In July 2016 we wrote about the importance of determining a person’s correct employment status by referencing an Employment Tribunal claim that was being pursued by a number of Uber drivers. The decision of the London Central Employment Tribunal hearing was handed down on Friday 28 October 2016 and has been widely reported in the mainstream and legal press.
In Aslam (and ors) v Uber BV (and ors) the Tribunal decided that Uber drivers are in fact workers, and not the self employed contractors that Uber tried to make them out to be. As the drivers fall within the legal definition of a worker in s230(3)(b) of the Employment Rights Act 1996, they now enjoy various statutory rights and benefits such as the right to receive national minimum wage and rest breaks.
The Tribunal was not at all impressed by the way in which Uber attempted to represent itself as a ‘technology services provider’ and ‘booking agent,’ thus denying the fact that were in the business of ‘providing rides’, something that has made the company such a huge international success. Uber went to remarkable lengths to convince the Tribunal of their case resorting in its documentations to fictions, twisted language and even brand new terminology.
The Tribunal were equally unimpressed by the evidence given by Uber’s UK Regional General Manager referencing Shakespeare (which is not something you normally hear in Employment Tribunals) when they said ‘The lady doth protest too much, methinks’.
The judgment is quick to stress that Uber themselves are crucial to the proper functioning of the service provided by their drivers, as those drivers and their potential customers can only connect through the app which is heavily monitored by Uber. Further to the assertions and documents that Uber presented in the case were found to be inconsistent with the reality their drivers face.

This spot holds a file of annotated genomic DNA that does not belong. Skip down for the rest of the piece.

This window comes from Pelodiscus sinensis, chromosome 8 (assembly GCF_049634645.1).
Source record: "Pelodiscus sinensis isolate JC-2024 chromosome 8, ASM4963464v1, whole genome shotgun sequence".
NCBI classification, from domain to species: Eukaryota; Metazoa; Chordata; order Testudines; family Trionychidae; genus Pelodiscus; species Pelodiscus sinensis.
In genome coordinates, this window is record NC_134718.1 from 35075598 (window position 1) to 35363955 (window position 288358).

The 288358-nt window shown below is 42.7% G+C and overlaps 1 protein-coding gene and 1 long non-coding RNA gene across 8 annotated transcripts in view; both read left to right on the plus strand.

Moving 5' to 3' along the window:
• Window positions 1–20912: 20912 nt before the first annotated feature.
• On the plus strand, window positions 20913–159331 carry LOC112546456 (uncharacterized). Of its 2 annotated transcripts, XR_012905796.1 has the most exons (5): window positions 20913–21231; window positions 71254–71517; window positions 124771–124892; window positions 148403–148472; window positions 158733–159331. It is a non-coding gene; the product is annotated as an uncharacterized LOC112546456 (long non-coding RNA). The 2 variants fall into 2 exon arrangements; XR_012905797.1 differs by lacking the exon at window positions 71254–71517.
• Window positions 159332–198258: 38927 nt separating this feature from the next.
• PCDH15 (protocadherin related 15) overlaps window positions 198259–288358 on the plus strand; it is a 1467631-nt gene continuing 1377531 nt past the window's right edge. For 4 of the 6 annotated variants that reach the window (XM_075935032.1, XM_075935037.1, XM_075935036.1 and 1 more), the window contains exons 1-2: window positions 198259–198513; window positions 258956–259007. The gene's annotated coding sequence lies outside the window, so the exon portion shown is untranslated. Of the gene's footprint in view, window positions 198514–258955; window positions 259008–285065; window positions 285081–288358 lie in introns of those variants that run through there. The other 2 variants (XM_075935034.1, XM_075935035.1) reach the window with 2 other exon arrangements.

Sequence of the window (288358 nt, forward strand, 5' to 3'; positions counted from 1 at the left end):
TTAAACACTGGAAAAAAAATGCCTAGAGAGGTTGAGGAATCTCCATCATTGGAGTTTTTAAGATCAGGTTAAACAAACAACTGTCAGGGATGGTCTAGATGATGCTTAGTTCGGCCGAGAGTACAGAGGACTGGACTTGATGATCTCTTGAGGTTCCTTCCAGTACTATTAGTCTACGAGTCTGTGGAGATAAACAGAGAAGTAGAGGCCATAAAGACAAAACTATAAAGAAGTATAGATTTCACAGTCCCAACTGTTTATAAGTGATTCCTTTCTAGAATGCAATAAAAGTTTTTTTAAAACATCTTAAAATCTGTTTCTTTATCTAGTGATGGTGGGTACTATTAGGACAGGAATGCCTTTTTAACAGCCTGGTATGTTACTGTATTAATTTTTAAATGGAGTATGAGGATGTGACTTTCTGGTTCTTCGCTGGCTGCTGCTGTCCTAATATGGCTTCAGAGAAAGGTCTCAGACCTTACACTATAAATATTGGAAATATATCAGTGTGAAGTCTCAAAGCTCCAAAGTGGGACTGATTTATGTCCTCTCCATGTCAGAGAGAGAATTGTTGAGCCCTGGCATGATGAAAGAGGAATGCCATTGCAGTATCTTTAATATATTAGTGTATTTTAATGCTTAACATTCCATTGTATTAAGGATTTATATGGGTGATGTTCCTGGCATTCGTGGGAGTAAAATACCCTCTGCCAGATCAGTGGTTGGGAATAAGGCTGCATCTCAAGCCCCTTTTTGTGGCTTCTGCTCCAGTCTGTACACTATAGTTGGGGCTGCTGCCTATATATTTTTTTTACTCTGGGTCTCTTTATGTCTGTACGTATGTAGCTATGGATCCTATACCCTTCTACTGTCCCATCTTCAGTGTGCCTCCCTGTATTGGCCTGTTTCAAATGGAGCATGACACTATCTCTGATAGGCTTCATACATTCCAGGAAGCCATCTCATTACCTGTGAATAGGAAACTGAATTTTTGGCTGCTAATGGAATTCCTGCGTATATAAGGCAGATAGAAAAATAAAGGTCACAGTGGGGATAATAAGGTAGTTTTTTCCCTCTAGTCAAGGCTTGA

For example Uber had created written agreements that imply that drivers are self employed contractors who themselves enter into contracts individually with passengers. The written agreement places the sole responsibility for the driving service on the drivers, whom are referred to as partners, and reiterate the assertion that Uber has no part in the provision of transportation services whilst all the time monitoring drivers, determining routes, setting fares and collecting payment (and their fee) on behalf of drivers through the app. Uber were also found to influence a drivers ability to decline rides by way of disciplinary action.
To keep up the façade the company goes as far as sending invoices on behalf of the driver to passengers who do not receive them in order, seemingly, to evidence the self employed status of drivers.
The Tribunal challenged this portrayal and went behind the written agreement by looking at Uber’s recruitment process, publicity material, website and even tweets all of which demonstrated that they are very much in control. The Tribunal noted that in reality the nature of the relationship between Uber and the drivers was inconsistent with the notion of a self employed contractor because of this element of control.
They are able to discipline drivers through penalties, with the ultimate sanction being dismissal (although Uber referred to this as ‘deactivation’). Evidence was heard that drivers must meet certain requirements and Uber also ensures that drivers adhere to a ‘Safety & Quality’ guide that resembles a Code of Conduct similar to one you would expect to have in the workplace.
Once the driver passes the recruitment process they are expected to own a car that must be approved by the company. Uber does not share the identity of the customer to the driver until pick up, which makes it difficult to comprehend the suggestion by Uber that there was only ever a contract between the driver and customer.
It is evident that the reality of the working arrangement was inconsistent with what was stated in the written agreement. The Tribunal conclusion that the drivers are workers is consistent with the reality of the relationship.
Uber has confirmed that it will appeal the decision and no doubt this case will rumble on for some time.
By Samantha Dickinson and Eguono Ogueh